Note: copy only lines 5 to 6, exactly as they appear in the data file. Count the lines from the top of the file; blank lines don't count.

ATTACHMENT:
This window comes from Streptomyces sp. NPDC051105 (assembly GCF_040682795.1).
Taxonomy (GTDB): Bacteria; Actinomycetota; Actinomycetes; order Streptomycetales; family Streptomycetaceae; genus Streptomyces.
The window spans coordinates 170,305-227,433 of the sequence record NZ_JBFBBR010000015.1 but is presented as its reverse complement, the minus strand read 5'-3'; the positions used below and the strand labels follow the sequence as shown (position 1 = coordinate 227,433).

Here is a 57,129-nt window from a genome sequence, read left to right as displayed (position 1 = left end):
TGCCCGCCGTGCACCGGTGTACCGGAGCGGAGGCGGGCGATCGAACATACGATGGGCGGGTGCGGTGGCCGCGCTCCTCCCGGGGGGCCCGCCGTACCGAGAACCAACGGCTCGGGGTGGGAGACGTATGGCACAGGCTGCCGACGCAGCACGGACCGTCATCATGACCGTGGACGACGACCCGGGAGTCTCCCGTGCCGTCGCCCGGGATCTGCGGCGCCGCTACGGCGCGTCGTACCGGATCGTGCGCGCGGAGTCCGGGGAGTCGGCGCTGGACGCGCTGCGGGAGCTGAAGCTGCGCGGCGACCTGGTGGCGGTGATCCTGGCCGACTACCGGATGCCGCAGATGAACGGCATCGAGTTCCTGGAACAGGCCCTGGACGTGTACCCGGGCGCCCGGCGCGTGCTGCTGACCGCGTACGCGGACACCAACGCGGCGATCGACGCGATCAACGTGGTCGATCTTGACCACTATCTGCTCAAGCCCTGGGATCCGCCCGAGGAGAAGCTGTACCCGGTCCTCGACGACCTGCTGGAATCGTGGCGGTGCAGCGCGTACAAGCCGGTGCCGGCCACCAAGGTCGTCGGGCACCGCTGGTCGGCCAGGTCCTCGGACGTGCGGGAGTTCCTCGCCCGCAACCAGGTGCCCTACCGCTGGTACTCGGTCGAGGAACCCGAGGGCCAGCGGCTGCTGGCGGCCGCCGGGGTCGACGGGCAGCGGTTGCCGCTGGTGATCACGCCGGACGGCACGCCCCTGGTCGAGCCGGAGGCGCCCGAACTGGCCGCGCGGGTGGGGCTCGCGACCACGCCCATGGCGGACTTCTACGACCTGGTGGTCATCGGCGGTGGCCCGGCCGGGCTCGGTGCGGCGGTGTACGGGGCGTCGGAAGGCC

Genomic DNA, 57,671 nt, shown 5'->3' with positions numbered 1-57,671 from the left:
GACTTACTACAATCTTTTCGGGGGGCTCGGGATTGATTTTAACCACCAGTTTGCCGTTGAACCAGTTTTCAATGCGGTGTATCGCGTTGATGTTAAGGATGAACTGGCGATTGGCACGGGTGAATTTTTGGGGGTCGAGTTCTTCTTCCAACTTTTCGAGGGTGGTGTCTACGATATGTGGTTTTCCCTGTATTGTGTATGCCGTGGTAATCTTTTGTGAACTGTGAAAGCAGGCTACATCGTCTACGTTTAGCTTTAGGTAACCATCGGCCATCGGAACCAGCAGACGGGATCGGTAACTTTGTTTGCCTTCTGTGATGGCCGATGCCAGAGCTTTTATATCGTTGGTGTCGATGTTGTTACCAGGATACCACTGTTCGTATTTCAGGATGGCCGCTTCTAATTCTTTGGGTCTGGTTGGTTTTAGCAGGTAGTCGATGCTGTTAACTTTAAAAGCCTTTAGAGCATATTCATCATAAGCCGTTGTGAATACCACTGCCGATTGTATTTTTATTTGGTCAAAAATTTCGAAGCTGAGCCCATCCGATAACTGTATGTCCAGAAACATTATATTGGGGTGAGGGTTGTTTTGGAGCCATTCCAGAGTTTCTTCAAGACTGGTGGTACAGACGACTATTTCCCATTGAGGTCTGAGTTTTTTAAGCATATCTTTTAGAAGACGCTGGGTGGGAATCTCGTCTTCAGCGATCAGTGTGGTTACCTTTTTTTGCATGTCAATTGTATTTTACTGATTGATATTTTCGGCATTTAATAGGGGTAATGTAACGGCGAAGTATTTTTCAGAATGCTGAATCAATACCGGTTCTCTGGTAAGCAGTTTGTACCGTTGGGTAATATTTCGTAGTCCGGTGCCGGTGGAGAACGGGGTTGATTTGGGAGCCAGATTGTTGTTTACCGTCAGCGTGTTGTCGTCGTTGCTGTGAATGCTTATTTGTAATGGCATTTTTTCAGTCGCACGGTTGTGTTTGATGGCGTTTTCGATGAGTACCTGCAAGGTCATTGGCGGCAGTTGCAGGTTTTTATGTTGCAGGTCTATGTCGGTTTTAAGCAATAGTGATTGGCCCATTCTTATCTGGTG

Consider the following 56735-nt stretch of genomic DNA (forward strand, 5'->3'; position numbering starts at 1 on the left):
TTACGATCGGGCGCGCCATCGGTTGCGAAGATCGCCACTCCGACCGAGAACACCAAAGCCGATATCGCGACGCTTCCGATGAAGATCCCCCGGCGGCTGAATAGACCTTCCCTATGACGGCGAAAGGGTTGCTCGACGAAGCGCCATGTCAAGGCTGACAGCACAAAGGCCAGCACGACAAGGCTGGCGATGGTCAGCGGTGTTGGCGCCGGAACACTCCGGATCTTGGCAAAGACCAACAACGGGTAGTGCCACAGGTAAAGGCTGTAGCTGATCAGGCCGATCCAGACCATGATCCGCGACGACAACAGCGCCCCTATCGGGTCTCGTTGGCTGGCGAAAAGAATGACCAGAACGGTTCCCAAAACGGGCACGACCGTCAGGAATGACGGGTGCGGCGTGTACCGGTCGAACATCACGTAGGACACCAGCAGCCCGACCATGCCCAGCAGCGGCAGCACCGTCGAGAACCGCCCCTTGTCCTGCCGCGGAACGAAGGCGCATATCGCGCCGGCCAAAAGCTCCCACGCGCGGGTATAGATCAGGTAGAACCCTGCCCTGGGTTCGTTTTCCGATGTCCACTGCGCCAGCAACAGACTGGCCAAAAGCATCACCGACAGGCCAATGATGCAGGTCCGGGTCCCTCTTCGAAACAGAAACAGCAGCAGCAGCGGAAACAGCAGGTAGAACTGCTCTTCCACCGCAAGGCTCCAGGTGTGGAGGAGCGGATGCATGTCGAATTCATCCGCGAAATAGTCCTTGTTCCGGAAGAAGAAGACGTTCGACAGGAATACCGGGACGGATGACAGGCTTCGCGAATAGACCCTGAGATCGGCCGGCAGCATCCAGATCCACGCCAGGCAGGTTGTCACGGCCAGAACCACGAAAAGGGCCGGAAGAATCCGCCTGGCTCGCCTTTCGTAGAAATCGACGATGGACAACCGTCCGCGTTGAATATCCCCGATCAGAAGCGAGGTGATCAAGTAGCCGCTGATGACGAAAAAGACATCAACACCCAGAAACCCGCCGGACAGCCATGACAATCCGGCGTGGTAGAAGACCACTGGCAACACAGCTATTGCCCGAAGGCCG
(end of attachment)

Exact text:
TGCCCGCCGTGCACCGGTGTACCGGAGCGGAGGCGGGCGATCGAACATACGATGGGCGGGTGCGGTGGCCGCGCTCCTCCCGGGGGGCCCGCCGTACCGAGAACCAACGGCTCGGGGTGGGAGACGTATGGCACAGGCTGCCGACGCAGCACGGACCGTCATCATGACCGTGGACGACGACCCGGGAGTCTCCCGTGCCGTCGCCCGGGATCTGCGGCGCCGCTACGGCGCGTCGTACCGGATCGTGCGCGCGGAGTCCGGGGAGTCGGCGCTGGACGCGCTGCGGGAGCTGAAGCTGCGCGGCGACCTGGTGGCGGTGATCCTGGCCGACTACCGGATGCCGCAGATGAACGGCATCGAGTTCCTGGAACAGGCCCTGGACGTGTACCCGGGCGCCCGGCGCGTGCTGCTGACCGCGTACGCGGACACCAACGCGGCGATCGACGCGATCAACGTGGTCGATCTTGACCACTATCTGCTCAAGCCCTGGGATCCGCCCGAGGAGAAGCTGTACCCGGTCCTCGACGACCTGCTGGAATCGTGGCGGTGCAGCGCGTACAAGCCGGTGCCGGCCACCAAGGTCGTCGGGCACCGCTGGTCGGCCAGGTCCTCGGACGTGCGGGAGTTCCTCGCCCGCAACCAGGTGCCCTACCGCTGGTACTCGGTCGAGGAACCCGAGGGCCAGCGGCTGCTGGCGGCCGCCGGGGTCGACGGGCAGCGGTTGCCGCTGGTGATCACGCCGGACGGCACGCCCCTGGTCGAGCCGGAGGCGCCCGAACTGGCCGCGCGGGTGGGGCTCGCGACCACGCCCATGGCGGACTTCTACGACCTGGTGGTCATCGGCGGTGGCCCGGCCGGGCTCGGTGCGGCGGTGTACGGGGCGTCGGAAGGCC

Genomic DNA, 57,671 nt, shown 5'->3' with positions numbered 1-57,671 from the left: